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    There aren't any Kreighoff's in my family, but when my 2 kids and I head for the trap club we take 6 Brownings with us. You're damn right my kids are spoiled. My parents scrimped and saved to buy me my first "real" trap gun when I was 14 years old so that I wouldn't have to overcome an equipment barrier as well as learn how to compete. Every parent wants their kids to have a better, easier, higher quality life than they did. Some do it by buying cars, others by buying electronic gadgets.....I do it by making sure my kids have equipment that is at least as good as my own. Yes, I could have a Kreighoff if I hadn't spent $10k to buy good equipment for both my kids, but then again, how much is spending time with your kids on the trap field worth?

    Len in PHoenix

    BTW.....I still have my first BT-99. It's just a backup gun now, but if my current BT-99 Plus ever breaks it won't bother me a bit to pull out the old one and go to the line with the first gun I ever ran 100 straight with.
     
  11. trapshooter1981682

    trapshooter1981682 TS Member

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    Question, who cares what type of gun they are shooting or what kind of shells. My question is people complain about these talented young kids out there shooting the Berettas, Kolars, Krieghoffs, ect, but isnt it better than them sitting at home playing on the computers, and hanging out on the streets. If the parents are able to spend a large amount of money for their child to go out and shoot their very best, then a well made gun is what they deserve. I didnt know there was a program in the ATA where any person has to program where they have to start out with a 870 or model 12 and when they are 50 they can get the 12K guns. Frankly, those kids are worth it. They are passing down a tradition of shooting sports that could be gone some day. Whatever they shoot, whether it be a $200 gun or a $20K gun, we should look at them as being sponsored or spoiled, but more as thankful for each one of them. My hats go off to each and every one of them.
     
  12. Rico46

    Rico46 TS Member

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    Zara, its unfortunate but I've witnessed acts of uncivility by youths as recent as the 2007 Southern Grand. I was on a squad with a very good sub-junior who threw at fit after shooting a 94 in doubles ( far better than my 83). While his mother was trying to encourage him that the 94 was very respectacle..he was yelling back at her "it wasn't good enough to make him an All American". She said to him.."honey some day you will be an American..his response back to her was I don't wait some day.. I want it now." I can't imagine ever talking back to my mother in that tone of voice!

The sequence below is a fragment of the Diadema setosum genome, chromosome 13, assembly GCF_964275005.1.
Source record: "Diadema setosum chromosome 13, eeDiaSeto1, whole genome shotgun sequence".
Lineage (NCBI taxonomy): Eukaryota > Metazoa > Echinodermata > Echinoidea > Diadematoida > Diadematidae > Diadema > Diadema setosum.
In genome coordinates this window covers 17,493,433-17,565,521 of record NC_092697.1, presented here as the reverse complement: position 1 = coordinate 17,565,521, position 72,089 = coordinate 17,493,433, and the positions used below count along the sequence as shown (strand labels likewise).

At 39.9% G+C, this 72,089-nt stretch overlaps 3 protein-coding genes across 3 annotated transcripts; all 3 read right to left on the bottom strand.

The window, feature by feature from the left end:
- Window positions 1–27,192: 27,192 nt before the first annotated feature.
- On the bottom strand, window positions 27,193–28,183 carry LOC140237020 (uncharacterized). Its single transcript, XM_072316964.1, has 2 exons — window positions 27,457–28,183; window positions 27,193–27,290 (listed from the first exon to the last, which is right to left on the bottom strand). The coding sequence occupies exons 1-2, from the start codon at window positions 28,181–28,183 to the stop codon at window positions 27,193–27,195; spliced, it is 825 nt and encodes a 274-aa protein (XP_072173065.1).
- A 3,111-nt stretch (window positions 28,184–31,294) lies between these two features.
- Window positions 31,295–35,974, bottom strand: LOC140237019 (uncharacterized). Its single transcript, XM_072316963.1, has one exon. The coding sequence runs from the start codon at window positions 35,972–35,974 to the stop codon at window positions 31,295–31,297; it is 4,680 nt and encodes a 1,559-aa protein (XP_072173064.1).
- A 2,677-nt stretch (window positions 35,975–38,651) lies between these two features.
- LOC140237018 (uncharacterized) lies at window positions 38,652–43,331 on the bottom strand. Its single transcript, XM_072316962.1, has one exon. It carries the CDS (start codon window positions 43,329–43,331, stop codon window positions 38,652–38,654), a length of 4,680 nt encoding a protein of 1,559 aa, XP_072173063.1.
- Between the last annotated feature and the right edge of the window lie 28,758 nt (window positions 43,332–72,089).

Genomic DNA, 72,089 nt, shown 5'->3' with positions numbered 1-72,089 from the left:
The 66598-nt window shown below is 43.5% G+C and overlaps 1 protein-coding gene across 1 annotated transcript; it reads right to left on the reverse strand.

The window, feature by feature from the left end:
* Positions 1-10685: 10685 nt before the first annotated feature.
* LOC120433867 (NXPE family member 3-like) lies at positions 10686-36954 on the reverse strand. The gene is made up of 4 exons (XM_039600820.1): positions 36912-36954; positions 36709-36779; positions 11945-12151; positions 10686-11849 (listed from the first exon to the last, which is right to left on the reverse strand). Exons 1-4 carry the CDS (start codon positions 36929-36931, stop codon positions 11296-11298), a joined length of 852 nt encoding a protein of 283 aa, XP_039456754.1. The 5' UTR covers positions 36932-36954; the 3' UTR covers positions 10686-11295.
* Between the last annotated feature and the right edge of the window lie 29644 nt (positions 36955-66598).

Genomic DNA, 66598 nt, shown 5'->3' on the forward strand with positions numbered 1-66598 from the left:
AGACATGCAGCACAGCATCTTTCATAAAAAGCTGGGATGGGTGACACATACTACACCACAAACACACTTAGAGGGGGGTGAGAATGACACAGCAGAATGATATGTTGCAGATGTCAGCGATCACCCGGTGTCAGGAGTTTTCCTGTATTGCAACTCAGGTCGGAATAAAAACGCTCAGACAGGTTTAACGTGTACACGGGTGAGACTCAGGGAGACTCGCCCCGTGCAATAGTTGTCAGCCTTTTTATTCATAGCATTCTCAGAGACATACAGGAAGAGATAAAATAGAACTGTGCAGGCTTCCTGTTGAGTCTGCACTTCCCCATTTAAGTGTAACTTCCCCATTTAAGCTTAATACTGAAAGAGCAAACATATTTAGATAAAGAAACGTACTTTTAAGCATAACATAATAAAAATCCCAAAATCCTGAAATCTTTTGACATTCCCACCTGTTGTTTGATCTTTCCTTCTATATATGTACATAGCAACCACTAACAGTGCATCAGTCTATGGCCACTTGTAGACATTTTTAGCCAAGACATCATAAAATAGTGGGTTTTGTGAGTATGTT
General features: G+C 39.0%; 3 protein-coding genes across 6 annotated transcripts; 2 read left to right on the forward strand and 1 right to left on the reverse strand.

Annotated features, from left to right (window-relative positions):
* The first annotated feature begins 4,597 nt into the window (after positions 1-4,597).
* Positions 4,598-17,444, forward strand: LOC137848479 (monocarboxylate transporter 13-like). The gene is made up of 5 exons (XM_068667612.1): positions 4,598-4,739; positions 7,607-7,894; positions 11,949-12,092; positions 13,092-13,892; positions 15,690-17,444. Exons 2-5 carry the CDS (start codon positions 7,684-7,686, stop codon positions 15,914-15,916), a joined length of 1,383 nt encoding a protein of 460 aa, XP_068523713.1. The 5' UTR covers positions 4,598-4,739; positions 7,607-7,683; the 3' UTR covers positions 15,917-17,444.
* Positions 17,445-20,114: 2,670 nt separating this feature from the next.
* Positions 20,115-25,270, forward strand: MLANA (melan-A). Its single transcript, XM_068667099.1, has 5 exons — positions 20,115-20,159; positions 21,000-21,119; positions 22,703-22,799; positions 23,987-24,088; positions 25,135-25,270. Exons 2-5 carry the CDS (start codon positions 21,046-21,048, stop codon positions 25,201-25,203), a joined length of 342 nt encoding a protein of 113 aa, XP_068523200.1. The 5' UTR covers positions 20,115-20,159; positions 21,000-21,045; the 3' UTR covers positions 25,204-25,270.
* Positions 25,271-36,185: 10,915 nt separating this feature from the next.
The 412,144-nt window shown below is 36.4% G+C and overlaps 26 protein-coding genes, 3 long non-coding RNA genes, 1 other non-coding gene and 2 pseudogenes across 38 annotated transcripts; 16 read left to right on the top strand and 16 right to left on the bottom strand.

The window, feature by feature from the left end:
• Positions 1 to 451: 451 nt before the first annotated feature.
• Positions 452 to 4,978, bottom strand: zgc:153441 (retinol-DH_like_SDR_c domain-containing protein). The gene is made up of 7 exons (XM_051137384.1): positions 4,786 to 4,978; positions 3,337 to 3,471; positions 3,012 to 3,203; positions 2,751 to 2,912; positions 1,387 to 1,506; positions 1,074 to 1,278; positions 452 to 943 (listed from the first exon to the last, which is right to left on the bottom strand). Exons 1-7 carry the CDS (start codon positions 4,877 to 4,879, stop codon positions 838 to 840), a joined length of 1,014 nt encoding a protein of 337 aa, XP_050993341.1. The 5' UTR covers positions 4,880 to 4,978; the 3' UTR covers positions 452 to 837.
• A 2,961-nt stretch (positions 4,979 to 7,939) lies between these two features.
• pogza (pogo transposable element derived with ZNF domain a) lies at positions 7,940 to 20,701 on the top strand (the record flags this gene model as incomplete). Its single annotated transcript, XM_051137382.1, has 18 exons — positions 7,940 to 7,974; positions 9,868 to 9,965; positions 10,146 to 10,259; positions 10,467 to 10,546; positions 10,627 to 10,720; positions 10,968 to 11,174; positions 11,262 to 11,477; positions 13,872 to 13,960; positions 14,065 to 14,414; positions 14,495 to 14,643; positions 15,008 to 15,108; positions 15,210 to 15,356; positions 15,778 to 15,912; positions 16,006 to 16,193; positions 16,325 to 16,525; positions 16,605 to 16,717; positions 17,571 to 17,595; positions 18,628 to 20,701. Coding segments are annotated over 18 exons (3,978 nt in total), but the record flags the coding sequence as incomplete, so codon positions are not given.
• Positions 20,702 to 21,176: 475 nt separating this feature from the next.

We've spent more than enough time talking about the issues of Billy and his dad this year and the young lady at last years grand who was throwing shells over her head when she missed! Learning to be a gracious winner can be a humbling experience but being a gracious loser is just as humbling!

    I have seen the future of our sport through SCTP program and the wonderful kids coming through the program. But I have also see kids no longer shooting since their parents aren't financially supporting their efforts. It would be nice of more kids to assume the financial responsibility like the young lady from Alaska Cory Cogdell has! When you read stories of young people like Cory you realize our sport does have a future.

    Rick
     
  13. vanman

    vanman TS Member

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    Remember they are but mirrored images of what they see, hear and are thought. I see many older squads ( you know! 35 and up--lol ) doing the same thing with money guns and shells but most of the time with less attitude. I'm not sure I like the label that SCTP is getting. " The Little League of sport shooting ". I like to think that sport shooting is fare more of a lady & gents game. As for the equipment! If you can't hit the basket, why do you need two hundred dollar basketball shoes?
     
  14. phirel

    phirel TS Member

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    Regardless of family resources, it appears to me that tossing new AA/STS empties on the ground seems wasteful. If they do not want them, others do. If people learn how to save small things of value, the larger things just follow naturally. I live with some comfort but I will not pass over a penny someone else has dropped in the parking lot. After I have picked up 100 of them, I have a tax free dollar.

    Pat Ireland
     
  15. g7777777

    g7777777 TS Supporters TS Supporters

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    Whine- who cares what they shoot or where they received it from

    Everyone needs junior shooters

    This sounds like pure envy

    Gene
     
  16. chris g

    chris g TS Member

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    As the father of a 10 year old sub-junior, I read this post with mixed emotions.
    My son recently won a local ATA tournament and was thrilled to win his own shooting bag, a Cabela's canvas bag that couldn't have cost more than $20. (Most sub-junior prizes are nonexistent or crap) No complaining from him, you thought it would have cost thousands. Couldn't wait to show all the old guys at the club who's respect he's earned by shooting well and safely. Same guys who did nothing but complain and walk off the line when he first started showing up with me to shoot. I politely explained to all of the old coots that without these kids coming up behind them, it will be lights out for the sport. Maybe they are all worried that he will shoot the pants off of them in a couple of years (already outshoots some of them). Can't wait to buy him his first Kolar once he outgrows his kid's BT99. Heck of a lot cheaper than paying for Rehab.
     
  17. Texas Crew'd

    Texas Crew'd Member

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    Grizz,

    As the father of a very talented daughter I will put my two cents in.